Every local website needs an adequate environment to work properly. That typically means setting up a web server, a database, and support for all the languages you’ll need. The problem is that installing all these components can get tricky, and they may not play nice with each other. That’s why it’s worth giving local WordPress development using Docker a shot.
Docker is an application that enables you to set up entire self-contained environments with a few simple commands. It is compatible with WordPress, and can be highly useful if you need to set up various local environments with different types of web servers or tools. Because each of your containers is essentially a virtual computer, you’re free to set up different technology stacks as needed.
In this article, we’re going to explain why you should consider trying local WordPress development using Docker. Then we’ll teach you how to get started in three simple steps!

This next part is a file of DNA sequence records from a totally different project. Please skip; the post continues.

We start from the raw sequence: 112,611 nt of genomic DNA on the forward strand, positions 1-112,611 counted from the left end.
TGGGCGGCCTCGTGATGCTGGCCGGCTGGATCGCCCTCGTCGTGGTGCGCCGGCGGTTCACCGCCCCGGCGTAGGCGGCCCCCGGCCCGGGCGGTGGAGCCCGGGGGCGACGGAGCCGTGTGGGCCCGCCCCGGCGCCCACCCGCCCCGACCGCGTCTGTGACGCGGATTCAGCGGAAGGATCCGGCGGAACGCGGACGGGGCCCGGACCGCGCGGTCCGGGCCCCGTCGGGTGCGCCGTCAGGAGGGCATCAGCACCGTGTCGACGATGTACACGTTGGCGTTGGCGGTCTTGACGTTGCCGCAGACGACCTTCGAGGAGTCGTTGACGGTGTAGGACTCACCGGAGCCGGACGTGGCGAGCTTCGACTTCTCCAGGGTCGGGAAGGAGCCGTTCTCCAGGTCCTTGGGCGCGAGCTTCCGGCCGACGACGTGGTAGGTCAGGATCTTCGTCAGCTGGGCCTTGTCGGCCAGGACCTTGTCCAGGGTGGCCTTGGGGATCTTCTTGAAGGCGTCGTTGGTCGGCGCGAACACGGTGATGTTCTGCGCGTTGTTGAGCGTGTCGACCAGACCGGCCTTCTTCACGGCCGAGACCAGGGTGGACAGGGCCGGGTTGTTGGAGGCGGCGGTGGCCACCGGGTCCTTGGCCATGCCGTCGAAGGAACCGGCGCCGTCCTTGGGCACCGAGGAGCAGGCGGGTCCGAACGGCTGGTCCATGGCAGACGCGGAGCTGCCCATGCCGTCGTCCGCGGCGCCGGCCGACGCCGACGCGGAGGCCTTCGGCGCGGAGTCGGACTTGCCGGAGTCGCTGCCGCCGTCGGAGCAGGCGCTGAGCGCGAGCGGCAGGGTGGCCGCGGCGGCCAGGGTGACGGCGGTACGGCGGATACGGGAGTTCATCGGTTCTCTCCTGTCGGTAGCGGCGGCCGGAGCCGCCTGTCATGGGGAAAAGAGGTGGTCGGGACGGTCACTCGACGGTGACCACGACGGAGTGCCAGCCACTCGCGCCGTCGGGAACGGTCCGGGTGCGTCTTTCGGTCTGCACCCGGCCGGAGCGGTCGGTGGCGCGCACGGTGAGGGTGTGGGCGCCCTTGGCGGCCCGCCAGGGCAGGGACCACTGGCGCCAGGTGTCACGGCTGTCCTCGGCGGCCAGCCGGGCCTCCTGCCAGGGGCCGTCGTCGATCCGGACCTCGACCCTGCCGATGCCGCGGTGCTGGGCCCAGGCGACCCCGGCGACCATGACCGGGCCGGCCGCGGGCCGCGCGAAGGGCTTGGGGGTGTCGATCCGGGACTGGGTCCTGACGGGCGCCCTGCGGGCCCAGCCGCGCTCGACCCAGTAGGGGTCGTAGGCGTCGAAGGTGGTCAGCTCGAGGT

Why you should consider using Docker to create a local WordPress environment
In most cases, setting up a local WordPress development website requires that you install an entire environment in one fell swoop. Once you do that, you’re stuck with the environment you’ve chosen unless you want to uninstall the components and add new ones. For example, if you set up an Apache server on your computer, installing NGINX alongside it can be a real pain. However, swapping components may be necessary to recreate your production environments.
This brings us to Docker, a tool that enables you to set up isolated ‘containers’ that include entire development environments. Think of it as setting up a Virtual Machine (VM) without an operating system. These containers provide almost all the same benefits as VM, without weighing your system down. In practice, that means you can set up multiple environments on a normal computer.